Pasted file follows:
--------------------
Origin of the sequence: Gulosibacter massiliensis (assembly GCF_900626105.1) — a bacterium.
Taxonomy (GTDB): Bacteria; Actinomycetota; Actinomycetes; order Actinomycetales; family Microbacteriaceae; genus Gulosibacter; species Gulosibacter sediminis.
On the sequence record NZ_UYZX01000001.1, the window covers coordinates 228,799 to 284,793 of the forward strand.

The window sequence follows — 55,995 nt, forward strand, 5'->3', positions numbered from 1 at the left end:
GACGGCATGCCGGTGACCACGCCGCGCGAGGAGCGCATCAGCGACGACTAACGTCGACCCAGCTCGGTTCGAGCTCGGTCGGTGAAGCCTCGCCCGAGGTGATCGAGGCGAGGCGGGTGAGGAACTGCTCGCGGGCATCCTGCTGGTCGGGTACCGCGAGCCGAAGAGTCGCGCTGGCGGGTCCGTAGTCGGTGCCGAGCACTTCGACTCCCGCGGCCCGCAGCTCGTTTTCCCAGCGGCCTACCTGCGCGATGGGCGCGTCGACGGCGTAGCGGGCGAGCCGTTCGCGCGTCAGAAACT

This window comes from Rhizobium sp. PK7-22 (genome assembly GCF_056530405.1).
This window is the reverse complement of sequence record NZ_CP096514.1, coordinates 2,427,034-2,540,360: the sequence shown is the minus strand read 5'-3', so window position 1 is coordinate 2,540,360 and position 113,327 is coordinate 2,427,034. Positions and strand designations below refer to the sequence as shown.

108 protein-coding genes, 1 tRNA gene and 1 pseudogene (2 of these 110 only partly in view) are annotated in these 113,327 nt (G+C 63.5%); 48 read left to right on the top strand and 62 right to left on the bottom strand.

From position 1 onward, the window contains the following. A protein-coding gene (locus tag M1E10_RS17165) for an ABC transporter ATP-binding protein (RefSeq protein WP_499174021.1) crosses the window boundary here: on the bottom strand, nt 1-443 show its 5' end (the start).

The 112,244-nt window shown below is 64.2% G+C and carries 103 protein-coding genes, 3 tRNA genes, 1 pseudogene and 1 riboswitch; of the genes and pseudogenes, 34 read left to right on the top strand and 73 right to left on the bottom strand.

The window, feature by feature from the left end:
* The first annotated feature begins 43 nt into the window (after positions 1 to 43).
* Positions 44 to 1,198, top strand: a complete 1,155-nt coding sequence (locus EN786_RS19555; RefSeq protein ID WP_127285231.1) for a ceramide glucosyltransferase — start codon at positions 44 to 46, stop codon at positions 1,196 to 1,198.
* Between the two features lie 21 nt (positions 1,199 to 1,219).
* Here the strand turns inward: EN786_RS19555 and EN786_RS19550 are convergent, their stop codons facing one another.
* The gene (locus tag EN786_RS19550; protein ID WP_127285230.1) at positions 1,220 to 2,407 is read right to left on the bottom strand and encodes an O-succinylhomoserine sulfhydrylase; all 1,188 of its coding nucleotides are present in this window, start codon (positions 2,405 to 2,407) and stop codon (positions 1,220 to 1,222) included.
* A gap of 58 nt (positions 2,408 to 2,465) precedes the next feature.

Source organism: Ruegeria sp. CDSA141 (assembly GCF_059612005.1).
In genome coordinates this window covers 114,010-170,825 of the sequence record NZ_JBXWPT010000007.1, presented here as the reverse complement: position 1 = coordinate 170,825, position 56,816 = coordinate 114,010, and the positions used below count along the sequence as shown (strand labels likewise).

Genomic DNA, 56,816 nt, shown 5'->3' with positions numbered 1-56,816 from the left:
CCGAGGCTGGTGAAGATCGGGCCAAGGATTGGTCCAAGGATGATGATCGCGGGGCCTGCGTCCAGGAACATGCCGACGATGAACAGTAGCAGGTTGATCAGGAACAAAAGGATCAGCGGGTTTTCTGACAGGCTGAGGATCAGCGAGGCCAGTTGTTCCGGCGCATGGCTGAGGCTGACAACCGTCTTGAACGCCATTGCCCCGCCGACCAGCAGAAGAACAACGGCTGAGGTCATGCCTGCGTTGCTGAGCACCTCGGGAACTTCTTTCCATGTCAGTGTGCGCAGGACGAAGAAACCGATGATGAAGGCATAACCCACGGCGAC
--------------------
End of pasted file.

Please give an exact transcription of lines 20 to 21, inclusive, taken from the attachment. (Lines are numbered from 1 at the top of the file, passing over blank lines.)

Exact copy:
Genomic DNA, 56,816 nt, shown 5'->3' with positions numbered 1-56,816 from the left:
CCGAGGCTGGTGAAGATCGGGCCAAGGATTGGTCCAAGGATGATGATCGCGGGGCCTGCGTCCAGGAACATGCCGACGATGAACAGTAGCAGGTTGATCAGGAACAAAAGGATCAGCGGGTTTTCTGACAGGCTGAGGATCAGCGAGGCCAGTTGTTCCGGCGCATGGCTGAGGCTGACAACCGTCTTGAACGCCATTGCCCCGCCGACCAGCAGAAGAACAACGGCTGAGGTCATGCCTGCGTTGCTGAGCACCTCGGGAACTTCTTTCCATGTCAGTGTGCGCAGGACGAAGAAACCGATGATGAAGGCATAACCCACGGCGAC